Borders Will Not Stop the Merging of the Digital Divide
By Dan Petrie
The re-opening of state borders, while politically charged, has revealed one key learning, that at no time in history has the digital embrace been more important and being online been so critical.
In assessing the series of digital transformation pieces produced by the Brisbane West Chamber of Commerce in 2020 it is instructive to know that e-commerce transactions have brought forward ways of doing business by close to a decade according to the National Retailers Association.
The modern day business is digital to the point where you don't need a printer to sign documents as Adobe PDF can assist in that regard, the data retained in a business is accessible via a phone and the forms for business are provided by a suite of local and international providers.
The days of CD-roms and in-house servers are gone and mobility is now the key in navigating the digital economy.
In the space of less than a decade, the way work and business is conducted has fundamentally shifted to the point that what has been done for decades is being shifted to a combination of online and good old fashioned customer service.
In assessing the impact of Coronavirus and in particular the closure of state borders, it is important to note that overall activity was heavily impacted and while working from home and cafes has helped breach part of that gap, Australia as a whole is an interconnected federation.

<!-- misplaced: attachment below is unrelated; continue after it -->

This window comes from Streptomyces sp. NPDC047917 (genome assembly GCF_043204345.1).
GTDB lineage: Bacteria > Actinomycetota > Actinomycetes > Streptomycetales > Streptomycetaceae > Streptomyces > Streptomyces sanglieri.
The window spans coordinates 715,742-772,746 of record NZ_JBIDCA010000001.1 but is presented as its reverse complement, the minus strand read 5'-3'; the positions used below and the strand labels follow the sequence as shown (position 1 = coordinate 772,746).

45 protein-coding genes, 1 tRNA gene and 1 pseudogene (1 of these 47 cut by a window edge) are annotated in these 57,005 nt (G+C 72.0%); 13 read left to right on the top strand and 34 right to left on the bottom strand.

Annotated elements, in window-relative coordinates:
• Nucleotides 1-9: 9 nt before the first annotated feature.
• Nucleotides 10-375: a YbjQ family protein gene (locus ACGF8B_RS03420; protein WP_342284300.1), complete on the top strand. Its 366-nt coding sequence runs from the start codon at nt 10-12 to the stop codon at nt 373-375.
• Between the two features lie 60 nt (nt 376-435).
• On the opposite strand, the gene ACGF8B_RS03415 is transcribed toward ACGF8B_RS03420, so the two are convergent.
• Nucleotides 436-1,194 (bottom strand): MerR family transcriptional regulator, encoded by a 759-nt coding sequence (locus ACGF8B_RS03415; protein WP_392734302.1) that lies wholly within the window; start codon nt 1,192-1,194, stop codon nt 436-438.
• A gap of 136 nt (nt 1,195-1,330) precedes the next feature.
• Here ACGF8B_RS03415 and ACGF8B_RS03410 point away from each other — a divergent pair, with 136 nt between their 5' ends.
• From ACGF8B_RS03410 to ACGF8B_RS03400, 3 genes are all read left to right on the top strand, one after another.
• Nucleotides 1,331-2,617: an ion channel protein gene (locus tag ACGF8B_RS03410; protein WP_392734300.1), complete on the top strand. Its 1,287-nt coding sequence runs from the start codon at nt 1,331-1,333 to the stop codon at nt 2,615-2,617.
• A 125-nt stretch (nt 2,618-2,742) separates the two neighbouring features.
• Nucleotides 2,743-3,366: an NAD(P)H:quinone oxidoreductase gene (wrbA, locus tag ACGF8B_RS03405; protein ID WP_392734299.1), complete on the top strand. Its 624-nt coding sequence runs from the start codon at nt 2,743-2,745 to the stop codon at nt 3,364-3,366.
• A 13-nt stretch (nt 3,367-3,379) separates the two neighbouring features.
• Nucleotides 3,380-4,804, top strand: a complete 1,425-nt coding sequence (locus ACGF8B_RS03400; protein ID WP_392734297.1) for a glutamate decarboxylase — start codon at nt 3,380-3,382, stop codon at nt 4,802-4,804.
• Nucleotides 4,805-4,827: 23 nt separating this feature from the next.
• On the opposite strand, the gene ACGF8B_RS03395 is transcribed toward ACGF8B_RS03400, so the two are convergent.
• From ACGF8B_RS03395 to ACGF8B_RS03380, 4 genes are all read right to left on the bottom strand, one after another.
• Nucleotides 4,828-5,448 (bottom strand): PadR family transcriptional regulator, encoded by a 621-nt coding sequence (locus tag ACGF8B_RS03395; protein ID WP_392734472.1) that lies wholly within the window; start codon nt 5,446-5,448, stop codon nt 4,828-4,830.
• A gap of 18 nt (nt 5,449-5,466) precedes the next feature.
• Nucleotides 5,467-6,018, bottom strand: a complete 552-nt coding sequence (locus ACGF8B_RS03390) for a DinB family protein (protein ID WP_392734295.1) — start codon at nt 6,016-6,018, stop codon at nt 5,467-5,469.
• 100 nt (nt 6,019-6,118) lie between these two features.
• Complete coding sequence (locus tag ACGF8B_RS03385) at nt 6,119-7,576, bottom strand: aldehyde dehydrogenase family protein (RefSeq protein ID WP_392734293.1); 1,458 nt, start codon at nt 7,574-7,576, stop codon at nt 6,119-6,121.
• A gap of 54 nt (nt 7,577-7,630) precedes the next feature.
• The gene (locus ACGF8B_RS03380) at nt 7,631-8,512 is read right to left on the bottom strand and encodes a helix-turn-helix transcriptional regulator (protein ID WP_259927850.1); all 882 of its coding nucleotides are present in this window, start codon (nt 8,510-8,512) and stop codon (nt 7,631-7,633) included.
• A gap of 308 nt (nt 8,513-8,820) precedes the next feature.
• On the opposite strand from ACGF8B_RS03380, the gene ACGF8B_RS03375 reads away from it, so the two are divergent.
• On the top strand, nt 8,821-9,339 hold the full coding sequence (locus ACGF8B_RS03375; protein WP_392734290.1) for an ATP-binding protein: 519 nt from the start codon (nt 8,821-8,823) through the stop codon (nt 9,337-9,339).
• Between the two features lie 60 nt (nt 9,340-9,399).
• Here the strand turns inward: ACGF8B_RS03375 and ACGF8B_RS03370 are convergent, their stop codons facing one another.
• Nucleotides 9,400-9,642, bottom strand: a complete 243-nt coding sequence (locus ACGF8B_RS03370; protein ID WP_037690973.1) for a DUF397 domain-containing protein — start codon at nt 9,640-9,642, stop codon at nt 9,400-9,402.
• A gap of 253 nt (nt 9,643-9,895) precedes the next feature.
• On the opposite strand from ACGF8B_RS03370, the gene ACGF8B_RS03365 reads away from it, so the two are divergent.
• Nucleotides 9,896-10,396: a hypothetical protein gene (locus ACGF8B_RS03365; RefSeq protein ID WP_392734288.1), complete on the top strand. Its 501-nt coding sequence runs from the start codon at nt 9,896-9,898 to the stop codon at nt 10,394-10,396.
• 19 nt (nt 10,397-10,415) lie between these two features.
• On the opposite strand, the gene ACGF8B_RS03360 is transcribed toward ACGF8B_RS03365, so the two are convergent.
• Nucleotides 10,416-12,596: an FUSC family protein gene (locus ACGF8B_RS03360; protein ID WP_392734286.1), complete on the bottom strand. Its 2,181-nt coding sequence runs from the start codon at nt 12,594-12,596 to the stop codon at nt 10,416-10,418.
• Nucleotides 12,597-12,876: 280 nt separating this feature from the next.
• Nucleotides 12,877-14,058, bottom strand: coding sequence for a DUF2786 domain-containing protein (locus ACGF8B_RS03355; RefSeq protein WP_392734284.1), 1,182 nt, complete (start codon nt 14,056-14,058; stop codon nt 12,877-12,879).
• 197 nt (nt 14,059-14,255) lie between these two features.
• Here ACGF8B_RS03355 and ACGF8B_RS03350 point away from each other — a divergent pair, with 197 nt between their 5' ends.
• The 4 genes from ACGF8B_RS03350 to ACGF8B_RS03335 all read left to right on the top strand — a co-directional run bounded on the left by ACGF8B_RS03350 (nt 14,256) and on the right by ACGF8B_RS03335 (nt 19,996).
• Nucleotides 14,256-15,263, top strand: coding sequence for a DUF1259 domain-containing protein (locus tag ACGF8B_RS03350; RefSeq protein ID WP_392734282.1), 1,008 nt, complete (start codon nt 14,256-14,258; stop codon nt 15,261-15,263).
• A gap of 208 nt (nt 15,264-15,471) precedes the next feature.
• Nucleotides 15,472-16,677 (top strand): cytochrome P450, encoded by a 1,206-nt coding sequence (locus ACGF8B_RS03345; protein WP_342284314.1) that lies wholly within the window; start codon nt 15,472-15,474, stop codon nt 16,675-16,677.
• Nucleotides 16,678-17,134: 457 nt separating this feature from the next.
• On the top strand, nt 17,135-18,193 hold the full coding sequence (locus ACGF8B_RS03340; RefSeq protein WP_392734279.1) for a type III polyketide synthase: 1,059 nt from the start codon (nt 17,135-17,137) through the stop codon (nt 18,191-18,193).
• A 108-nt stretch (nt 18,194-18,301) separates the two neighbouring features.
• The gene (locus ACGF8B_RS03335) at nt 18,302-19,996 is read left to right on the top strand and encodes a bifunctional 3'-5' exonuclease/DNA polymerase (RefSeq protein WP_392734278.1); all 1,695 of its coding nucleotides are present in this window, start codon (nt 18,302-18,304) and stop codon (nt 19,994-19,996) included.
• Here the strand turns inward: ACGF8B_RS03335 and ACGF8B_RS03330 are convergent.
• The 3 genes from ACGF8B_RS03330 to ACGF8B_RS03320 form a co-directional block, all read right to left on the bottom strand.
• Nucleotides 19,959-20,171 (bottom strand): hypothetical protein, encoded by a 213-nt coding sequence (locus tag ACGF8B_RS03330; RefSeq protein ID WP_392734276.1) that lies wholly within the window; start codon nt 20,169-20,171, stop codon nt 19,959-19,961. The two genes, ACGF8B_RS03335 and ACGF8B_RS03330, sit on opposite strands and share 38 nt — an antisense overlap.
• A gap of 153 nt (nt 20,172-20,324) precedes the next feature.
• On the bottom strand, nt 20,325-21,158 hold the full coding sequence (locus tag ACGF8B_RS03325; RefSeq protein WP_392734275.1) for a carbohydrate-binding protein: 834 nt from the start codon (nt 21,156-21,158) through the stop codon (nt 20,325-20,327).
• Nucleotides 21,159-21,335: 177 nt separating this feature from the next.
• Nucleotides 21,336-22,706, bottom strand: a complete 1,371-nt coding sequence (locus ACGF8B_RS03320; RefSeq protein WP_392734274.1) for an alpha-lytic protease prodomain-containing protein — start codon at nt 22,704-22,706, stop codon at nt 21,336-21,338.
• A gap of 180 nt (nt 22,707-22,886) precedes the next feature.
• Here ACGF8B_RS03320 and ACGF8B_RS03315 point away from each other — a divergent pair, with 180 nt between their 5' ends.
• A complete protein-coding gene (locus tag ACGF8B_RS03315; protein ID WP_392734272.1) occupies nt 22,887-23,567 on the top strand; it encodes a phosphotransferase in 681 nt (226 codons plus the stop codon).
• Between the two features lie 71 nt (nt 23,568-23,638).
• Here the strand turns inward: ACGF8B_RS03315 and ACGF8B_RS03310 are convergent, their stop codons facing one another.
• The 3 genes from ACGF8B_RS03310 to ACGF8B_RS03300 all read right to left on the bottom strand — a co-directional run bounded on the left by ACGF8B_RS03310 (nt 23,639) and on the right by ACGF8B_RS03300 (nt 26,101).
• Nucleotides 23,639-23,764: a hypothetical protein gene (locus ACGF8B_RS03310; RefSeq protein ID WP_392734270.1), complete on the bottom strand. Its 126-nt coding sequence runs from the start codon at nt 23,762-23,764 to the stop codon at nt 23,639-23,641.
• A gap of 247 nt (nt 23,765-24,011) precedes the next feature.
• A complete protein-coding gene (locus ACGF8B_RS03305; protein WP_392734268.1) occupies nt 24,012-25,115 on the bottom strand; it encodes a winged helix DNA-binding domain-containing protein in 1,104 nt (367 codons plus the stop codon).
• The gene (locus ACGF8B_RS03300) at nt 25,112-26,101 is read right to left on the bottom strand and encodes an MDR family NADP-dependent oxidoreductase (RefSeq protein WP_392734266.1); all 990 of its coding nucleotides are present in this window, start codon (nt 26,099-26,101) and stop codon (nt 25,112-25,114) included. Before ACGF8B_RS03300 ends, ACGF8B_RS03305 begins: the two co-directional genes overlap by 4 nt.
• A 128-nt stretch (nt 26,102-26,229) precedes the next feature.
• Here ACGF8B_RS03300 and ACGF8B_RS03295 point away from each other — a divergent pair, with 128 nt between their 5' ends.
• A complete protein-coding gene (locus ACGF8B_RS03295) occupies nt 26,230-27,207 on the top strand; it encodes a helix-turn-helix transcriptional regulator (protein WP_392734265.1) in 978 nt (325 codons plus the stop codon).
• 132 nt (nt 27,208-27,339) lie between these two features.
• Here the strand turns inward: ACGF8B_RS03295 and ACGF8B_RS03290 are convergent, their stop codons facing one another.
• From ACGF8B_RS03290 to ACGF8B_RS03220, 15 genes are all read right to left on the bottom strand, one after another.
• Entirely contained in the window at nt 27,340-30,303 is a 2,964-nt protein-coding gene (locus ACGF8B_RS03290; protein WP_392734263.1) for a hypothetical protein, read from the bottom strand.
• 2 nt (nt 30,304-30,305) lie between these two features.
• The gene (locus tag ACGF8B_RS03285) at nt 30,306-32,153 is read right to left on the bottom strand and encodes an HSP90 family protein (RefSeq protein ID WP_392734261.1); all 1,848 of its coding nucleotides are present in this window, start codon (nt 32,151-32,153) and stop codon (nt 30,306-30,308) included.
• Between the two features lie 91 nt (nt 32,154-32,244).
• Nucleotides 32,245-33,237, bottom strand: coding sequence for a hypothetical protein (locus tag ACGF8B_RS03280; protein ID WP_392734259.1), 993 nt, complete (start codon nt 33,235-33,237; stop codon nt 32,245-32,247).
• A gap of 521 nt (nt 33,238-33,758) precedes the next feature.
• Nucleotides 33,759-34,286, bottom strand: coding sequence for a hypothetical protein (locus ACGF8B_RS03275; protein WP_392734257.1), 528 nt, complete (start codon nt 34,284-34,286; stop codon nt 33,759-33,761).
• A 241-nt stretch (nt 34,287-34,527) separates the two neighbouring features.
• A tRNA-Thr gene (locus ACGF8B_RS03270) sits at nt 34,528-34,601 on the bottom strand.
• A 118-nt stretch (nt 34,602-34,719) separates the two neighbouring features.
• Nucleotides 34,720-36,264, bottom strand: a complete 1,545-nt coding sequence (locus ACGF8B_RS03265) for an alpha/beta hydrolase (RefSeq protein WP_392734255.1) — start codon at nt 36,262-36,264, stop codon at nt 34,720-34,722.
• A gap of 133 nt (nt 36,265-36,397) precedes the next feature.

Digital transformation, whether it be running Microsoft 365, Google, Adobe, Xero accounting software and storing key files in the cloud is essentially about complementing the running of the business so that it can function more efficiently.
While communications, administration and compliance has predominantly moved online, there are only so many Zoom calls one can stand before craving collaboration.
Interestingly, when the Queensland Premier, Annastacia Palaszczuk announced the state would open its border to Victoria and Greater Sydney, online travel bookings went up by 300% according to media reports.
So the upshot from the great work from home experiment is that increasingly as businesses and consumers we have become more sophisticated in our commercial lives whilst wanting to maintain the human connection.